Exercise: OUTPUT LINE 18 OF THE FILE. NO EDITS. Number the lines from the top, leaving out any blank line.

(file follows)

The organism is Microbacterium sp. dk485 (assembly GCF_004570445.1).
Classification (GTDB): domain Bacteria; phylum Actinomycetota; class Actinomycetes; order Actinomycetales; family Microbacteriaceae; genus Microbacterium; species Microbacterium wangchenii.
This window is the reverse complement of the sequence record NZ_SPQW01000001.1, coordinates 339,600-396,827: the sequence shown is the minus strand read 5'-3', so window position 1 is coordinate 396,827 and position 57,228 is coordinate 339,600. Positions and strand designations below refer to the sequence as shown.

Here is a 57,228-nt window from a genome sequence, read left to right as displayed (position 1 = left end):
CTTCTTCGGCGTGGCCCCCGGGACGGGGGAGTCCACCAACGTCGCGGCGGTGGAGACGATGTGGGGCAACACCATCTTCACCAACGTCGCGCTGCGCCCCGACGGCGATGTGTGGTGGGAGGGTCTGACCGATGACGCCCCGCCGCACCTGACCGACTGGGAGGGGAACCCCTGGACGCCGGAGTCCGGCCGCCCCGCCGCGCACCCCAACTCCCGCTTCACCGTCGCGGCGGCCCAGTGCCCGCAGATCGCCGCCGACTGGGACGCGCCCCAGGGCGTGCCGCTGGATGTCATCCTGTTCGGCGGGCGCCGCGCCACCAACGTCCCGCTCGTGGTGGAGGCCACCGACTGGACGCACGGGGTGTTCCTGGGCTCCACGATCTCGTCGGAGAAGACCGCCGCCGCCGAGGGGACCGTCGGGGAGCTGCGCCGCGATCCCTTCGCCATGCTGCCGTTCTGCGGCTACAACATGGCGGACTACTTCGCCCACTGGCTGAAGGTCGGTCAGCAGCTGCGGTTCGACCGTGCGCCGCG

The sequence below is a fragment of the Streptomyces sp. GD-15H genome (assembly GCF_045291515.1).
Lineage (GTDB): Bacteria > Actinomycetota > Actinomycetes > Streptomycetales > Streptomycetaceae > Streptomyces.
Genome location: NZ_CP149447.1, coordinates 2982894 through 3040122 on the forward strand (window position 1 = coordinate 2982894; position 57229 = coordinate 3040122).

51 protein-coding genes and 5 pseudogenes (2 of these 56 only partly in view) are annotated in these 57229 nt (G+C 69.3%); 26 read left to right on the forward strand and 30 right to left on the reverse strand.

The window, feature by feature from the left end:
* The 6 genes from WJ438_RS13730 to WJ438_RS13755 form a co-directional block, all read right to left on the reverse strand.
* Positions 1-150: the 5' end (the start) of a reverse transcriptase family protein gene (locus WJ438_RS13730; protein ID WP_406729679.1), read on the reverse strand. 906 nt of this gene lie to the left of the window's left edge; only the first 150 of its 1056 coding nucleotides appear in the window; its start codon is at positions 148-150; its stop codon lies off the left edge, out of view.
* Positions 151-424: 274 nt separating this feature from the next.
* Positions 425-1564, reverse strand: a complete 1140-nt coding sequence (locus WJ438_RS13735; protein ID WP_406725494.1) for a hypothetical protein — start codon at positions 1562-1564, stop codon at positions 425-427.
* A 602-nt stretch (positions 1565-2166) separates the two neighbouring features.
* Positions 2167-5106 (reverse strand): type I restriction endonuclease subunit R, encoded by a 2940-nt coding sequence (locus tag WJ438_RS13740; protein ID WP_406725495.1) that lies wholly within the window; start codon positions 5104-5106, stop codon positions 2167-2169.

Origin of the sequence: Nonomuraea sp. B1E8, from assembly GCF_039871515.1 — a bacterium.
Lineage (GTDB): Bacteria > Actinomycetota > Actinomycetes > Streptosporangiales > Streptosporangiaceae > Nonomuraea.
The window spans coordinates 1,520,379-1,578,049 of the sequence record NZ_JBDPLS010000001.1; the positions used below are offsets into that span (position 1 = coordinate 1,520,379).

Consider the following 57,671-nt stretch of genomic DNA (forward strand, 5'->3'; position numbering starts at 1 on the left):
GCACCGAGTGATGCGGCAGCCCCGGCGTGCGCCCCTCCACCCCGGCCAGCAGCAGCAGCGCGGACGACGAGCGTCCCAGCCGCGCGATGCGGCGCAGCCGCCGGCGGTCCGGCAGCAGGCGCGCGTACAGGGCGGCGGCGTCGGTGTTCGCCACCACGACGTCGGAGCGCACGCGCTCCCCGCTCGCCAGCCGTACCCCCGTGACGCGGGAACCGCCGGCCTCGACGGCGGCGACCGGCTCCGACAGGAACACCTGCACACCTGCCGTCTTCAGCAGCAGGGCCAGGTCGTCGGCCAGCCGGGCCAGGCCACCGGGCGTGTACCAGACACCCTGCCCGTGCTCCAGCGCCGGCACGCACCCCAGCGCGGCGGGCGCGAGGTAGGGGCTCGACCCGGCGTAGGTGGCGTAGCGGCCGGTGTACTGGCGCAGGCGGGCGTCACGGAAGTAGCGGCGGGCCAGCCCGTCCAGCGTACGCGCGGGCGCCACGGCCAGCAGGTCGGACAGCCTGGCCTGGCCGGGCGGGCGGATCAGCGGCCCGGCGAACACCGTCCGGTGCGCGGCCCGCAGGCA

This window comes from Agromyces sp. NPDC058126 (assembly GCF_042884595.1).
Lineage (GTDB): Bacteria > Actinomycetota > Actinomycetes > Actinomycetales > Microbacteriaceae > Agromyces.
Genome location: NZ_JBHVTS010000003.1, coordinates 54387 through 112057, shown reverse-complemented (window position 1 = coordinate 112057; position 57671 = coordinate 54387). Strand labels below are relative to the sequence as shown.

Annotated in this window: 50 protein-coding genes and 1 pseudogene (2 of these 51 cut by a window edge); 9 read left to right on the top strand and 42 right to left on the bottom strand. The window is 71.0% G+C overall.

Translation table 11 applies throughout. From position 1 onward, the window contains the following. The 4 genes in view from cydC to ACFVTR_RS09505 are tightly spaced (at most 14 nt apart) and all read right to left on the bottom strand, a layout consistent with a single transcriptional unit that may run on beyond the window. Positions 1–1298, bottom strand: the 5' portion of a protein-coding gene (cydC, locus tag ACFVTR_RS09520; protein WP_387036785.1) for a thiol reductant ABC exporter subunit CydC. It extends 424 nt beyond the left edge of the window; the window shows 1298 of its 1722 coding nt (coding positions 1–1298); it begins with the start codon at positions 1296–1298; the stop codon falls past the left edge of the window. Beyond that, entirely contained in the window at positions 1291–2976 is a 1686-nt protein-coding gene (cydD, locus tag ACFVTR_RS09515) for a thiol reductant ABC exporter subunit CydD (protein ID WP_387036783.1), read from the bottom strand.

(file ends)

Lineage (GTDB): Bacteria > Actinomycetota > Actinomycetes > Streptosporangiales > Streptosporangiaceae > Nonomuraea.